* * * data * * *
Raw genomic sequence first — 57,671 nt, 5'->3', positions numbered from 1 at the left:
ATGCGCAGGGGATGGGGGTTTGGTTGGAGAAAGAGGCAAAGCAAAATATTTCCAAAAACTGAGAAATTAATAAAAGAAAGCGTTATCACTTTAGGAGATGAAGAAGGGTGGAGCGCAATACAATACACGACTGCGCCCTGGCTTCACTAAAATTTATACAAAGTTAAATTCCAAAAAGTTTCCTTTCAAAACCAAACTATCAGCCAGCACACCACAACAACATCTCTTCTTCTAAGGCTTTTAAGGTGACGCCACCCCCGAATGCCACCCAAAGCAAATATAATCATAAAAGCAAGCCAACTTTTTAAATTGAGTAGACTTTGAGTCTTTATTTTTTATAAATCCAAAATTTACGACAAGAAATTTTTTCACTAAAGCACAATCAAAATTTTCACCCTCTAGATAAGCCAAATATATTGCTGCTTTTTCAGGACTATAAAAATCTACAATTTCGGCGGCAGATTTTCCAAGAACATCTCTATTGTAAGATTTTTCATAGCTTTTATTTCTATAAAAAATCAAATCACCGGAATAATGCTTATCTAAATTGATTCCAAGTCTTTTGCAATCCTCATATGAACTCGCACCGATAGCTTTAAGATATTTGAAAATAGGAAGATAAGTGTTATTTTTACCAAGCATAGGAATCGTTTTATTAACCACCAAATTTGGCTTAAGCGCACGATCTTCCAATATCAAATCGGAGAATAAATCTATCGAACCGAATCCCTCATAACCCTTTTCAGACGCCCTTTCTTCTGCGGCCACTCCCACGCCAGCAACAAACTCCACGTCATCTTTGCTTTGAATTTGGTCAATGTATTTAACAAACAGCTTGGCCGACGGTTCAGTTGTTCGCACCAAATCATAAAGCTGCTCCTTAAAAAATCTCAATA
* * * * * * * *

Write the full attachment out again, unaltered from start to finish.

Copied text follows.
Raw genomic sequence first — 57,671 nt, 5'->3', positions numbered from 1 at the left:
ATGCGCAGGGGATGGGGGTTTGGTTGGAGAAAGAGGCAAAGCAAAATATTTCCAAAAACTGAGAAATTAATAAAAGAAAGCGTTATCACTTTAGGAGATGAAGAAGGGTGGAGCGCAATACAATACACGACTGCGCCCTGGCTTCACTAAAATTTATACAAAGTTAAATTCCAAAAAGTTTCCTTTCAAAACCAAACTATCAGCCAGCACACCACAACAACATCTCTTCTTCTAAGGCTTTTAAGGTGACGCCACCCCCGAATGCCACCCAAAGCAAATATAATCATAAAAGCAAGCCAACTTTTTAAATTGAGTAGACTTTGAGTCTTTATTTTTTATAAATCCAAAATTTACGACAAGAAATTTTTTCACTAAAGCACAATCAAAATTTTCACCCTCTAGATAAGCCAAATATATTGCTGCTTTTTCAGGACTATAAAAATCTACAATTTCGGCGGCAGATTTTCCAAGAACATCTCTATTGTAAGATTTTTCATAGCTTTTATTTCTATAAAAAATCAAATCACCGGAATAATGCTTATCTAAATTGATTCCAAGTCTTTTGCAATCCTCATATGAACTCGCACCGATAGCTTTAAGATATTTGAAAATAGGAAGATAAGTGTTATTTTTACCAAGCATAGGAATCGTTTTATTAACCACCAAATTTGGCTTAAGCGCACGATCTTCCAATATCAAATCGGAGAATAAATCTATCGAACCGAATCCCTCATAACCCTTTTCAGACGCCCTTTCTTCTGCGGCCACTCCCACGCCAGCAACAAACTCCACGTCATCTTTGCTTTGAATTTGGTCAATGTATTTAACAAACAGCTTGGCCGACGGTTCAGTTGTTCGCACCAAATCATAAAGCTGCTCCTTAAAAAATCTCAATA